threat it's not -- you know, we had secretary of state pompeo on our show on "squawk box" about a month ago, and he's been going around the country and the world talking to our allies saying do not use huawei devices they are dangerous, and now here we are and we've emboldened them that's one issue the second issue as you just mentioned is a spectrum issue, which is to say that in europe and in most of asia, there's been a little bit of a better effort, a smarter effort in terms of using -- what might be described as low bandwidth versus high bandwidth spectrum high bandwidth spectrum, very fast it's super fast but doesn't have a lot of coverage. low bandwidth coverage gets you very far that's the big issue in the united states. we really thus far have allocated the high bandwidth spectrum or the high band spectrum for 5g. that gives you, as i said, super fast and some of the stuff that
verizon and at&t and some of our own technology companies, qualcomm, they're doing super fast stuff, you can even say they are the leader in that respect, but longer term in the sort of broader context of how this gets rolled out, how fast it gets rolled out, how much it costs to roll out, we are at a distinct disadvantage. >> right, and that's a problem that we, the u.s. could solve that there just needs to be a better way of reallocating that spectrum, maybe getting more of a market price on it, not doing these periodic auctions so much at everybody has to kind of wait on. but that aside, andrew, that at least we can sort of figure out for ourselves. the, you know, supply, the production issue okay, so there's nokia, there's ericson and huawei what do we do to just -- >> this goes back to a very interesting question about market economics and sort of what we as the united states want to be and how we want to think about it right now huawei is the clear leader by a far shot in terms of manufacturing these micro cells,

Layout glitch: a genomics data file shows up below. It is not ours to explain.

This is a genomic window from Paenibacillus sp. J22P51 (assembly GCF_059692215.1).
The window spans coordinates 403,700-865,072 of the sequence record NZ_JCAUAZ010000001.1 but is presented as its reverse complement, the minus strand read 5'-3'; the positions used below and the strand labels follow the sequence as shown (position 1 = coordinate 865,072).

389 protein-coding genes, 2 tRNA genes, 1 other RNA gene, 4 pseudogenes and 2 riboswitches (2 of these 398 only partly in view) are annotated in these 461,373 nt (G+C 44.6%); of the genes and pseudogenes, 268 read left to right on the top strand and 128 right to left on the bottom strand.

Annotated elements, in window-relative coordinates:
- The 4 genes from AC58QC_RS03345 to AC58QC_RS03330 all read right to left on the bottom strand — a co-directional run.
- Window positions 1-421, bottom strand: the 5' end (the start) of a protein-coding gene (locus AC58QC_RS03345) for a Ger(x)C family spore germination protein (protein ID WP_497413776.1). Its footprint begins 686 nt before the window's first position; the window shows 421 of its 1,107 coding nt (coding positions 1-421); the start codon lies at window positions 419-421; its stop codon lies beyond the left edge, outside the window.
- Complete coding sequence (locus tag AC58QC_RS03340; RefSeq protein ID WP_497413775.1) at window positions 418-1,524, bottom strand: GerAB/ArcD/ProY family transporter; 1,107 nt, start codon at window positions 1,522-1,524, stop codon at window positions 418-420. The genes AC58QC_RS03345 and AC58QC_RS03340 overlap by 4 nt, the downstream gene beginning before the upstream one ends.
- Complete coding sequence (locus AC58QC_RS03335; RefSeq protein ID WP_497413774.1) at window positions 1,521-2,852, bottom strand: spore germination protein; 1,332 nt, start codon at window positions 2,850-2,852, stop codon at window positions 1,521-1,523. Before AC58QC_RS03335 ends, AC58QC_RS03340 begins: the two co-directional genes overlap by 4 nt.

right? then there's ericsson, and then there's nokia. we are nowhere to be found, we basically quit making this stuff, back when lucient, we're just not in that business. if you listen to secretary pompeo going around the world and telling our allies, look, the back door of the internet is going to be these devices. that's the anxiety because these devices are going to be all over europe, they're going to be all over africa, they're going to be all over asia, and irrespective of what devices we have in the united states, from the perspective of our own national security, they're going to have to use these devices themselves too to the extent that we believe the chinese would actually use these devices to get at our information, that's the question now, there's no evidence by the way, it's worth saying, thus far, publicly that they have done this, and by the way, there are skeptics in china who will say, look, if the u.s. ever goes to war, you don't think that they're going to call the qualcomms and the intels and everybody else
and maybe they will. these are the issues, and i'm not for central planning at all, but to the extent that we care about our national security in some of these issues, sometimes when some of these mergers happen -- a full thought process around all of it. >> i'm going to ask joe if he thinks you're not for central planning. >> by the way, i am for national security, and if you're for national security, you've got to figure out a plan. >> for sure, for sure. >> and the problem is we don't have one. >> andrew, great column. thank you for joining me now to sue herera for a cnbc news update. here's what's happening at this hour. a fire e respecterupted on one russia's nuclear power deep sea sub missables. the blaze broke out monday while that vessel was performing tests in russia's territorial waters the sub is now back in port. there is no word on how many crew members were on board. south bend mayor and democratic presidential
candidate pete buttigieg addressing tensions between plus and the african-american community in his hometown. he spoke after a private meeting with jesse jackson in chicago. >> one of the things i really need to continue conveying to our police officers is that it is not anti-police to be pro-racial justice on the contrary, we absolutely can and absolutely must be both. >> vandals targeting two iconic chicago landmarks overnight, the bean along with maggie daily park being hit the kidney bean sculpture was vandalized by a group that calls themselves the 35th street crew. seven suspects are in custody. you're up to date. that's the news update. >> thanks very much. here is what's still coming up on "the exchange. coming up, tim cook says don't believe the headlines on internal divisions bitcoin comes back down to